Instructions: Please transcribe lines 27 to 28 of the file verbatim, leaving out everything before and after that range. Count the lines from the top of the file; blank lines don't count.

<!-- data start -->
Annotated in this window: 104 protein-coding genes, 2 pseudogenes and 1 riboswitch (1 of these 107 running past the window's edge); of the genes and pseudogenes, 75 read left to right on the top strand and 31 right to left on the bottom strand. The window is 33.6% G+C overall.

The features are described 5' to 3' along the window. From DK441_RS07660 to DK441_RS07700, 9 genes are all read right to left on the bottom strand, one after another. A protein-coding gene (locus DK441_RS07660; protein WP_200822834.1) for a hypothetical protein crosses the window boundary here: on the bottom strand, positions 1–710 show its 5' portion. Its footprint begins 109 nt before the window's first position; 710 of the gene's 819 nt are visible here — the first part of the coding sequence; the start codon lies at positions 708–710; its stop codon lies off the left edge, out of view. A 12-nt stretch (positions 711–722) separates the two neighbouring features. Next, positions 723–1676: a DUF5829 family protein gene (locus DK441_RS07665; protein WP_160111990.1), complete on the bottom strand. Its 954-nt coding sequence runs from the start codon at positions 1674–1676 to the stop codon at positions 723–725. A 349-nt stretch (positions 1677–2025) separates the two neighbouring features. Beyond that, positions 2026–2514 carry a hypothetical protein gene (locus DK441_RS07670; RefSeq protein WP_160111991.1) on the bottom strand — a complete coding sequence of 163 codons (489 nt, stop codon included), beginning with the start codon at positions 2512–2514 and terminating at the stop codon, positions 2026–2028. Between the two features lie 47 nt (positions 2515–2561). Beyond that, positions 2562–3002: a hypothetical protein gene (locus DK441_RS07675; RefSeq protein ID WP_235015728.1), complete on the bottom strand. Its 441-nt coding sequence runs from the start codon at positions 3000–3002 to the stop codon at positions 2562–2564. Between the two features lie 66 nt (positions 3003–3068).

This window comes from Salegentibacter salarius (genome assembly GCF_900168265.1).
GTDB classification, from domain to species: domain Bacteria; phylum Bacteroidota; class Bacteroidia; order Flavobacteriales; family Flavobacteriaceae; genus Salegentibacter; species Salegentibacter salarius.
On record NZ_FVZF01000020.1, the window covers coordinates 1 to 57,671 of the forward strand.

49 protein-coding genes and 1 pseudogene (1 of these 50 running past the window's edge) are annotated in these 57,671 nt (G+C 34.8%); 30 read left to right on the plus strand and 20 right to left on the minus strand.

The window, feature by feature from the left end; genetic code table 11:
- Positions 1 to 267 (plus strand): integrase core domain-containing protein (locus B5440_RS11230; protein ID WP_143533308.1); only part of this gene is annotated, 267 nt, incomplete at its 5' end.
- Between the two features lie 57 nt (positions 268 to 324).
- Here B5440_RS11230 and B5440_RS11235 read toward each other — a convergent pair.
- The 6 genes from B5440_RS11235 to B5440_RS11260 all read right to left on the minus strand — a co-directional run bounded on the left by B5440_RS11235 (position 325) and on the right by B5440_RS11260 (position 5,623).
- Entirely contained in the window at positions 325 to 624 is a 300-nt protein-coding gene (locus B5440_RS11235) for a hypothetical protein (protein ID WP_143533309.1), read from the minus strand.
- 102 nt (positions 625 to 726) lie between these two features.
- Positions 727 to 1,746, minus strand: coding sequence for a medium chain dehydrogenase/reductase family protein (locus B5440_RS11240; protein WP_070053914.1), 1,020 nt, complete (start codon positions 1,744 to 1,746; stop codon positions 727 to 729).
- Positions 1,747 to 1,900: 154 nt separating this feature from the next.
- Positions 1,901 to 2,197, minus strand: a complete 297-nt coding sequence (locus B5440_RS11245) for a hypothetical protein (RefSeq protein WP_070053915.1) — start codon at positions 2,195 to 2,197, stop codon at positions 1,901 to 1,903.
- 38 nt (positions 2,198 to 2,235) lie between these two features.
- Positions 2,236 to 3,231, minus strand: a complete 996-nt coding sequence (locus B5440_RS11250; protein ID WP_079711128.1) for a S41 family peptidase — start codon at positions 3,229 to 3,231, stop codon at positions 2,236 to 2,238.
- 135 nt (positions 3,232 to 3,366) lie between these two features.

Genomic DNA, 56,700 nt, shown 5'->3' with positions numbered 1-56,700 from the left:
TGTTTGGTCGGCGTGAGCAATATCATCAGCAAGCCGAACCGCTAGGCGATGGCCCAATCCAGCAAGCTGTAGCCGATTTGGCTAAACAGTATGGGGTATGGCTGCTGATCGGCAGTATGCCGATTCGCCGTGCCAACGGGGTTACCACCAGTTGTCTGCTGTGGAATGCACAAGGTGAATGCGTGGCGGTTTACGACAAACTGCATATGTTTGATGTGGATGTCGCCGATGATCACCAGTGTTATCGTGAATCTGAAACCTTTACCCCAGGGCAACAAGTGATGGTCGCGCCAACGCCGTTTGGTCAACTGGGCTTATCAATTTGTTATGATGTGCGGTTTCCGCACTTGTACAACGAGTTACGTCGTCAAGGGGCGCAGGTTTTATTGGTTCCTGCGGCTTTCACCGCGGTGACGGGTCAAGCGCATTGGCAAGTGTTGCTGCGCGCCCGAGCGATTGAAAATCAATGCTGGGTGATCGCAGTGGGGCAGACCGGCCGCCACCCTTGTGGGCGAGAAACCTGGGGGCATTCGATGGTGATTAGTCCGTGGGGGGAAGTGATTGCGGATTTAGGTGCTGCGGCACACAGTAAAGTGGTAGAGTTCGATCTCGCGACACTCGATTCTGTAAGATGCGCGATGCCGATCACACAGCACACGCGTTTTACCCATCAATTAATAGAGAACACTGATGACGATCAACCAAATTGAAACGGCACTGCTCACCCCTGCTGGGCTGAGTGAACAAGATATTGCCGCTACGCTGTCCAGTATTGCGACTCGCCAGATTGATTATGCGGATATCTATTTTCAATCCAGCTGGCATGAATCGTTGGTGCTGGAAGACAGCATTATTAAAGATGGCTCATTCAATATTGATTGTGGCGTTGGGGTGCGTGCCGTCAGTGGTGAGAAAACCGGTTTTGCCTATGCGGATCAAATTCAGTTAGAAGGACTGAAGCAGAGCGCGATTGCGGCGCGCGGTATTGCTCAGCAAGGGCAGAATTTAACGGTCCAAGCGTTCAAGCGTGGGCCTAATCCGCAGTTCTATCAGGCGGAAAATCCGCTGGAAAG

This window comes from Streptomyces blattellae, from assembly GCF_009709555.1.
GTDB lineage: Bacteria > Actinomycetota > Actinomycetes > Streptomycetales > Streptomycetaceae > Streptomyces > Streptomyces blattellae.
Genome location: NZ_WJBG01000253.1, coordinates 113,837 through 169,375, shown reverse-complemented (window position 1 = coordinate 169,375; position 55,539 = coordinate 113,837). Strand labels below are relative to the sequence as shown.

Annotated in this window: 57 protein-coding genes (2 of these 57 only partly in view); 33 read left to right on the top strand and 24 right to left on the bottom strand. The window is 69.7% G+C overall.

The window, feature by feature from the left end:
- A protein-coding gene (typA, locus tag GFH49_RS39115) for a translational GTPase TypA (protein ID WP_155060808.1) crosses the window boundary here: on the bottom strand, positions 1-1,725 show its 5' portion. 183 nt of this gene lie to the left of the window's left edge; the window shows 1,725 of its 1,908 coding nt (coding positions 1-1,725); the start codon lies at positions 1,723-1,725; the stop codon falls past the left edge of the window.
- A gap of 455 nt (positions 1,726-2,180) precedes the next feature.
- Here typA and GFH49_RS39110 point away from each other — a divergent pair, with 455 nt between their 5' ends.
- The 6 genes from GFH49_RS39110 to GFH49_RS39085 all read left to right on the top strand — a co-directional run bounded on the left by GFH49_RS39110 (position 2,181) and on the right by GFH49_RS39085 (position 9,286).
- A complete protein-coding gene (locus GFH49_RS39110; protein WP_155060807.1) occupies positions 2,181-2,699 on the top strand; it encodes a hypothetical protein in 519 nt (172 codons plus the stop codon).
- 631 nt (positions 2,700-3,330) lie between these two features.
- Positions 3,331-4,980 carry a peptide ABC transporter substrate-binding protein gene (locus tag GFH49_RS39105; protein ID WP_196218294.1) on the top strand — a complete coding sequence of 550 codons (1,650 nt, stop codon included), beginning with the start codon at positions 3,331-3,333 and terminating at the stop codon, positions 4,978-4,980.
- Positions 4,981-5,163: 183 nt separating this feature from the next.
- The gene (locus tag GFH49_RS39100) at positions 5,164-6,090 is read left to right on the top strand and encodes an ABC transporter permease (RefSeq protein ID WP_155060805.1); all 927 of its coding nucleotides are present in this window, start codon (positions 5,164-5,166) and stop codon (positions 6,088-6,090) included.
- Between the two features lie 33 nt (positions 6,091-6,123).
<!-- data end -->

- A protein-coding gene (typA, locus tag GFH49_RS39115) for a translational GTPase TypA (protein ID WP_155060808.1) crosses the window boundary here: on the bottom strand, positions 1-1,725 show its 5' portion. 183 nt of this gene lie to the left of the window's left edge; the window shows 1,725 of its 1,908 coding nt (coding positions 1-1,725); the start codon lies at positions 1,723-1,725; the stop codon falls past the left edge of the window.
- A gap of 455 nt (positions 1,726-2,180) precedes the next feature.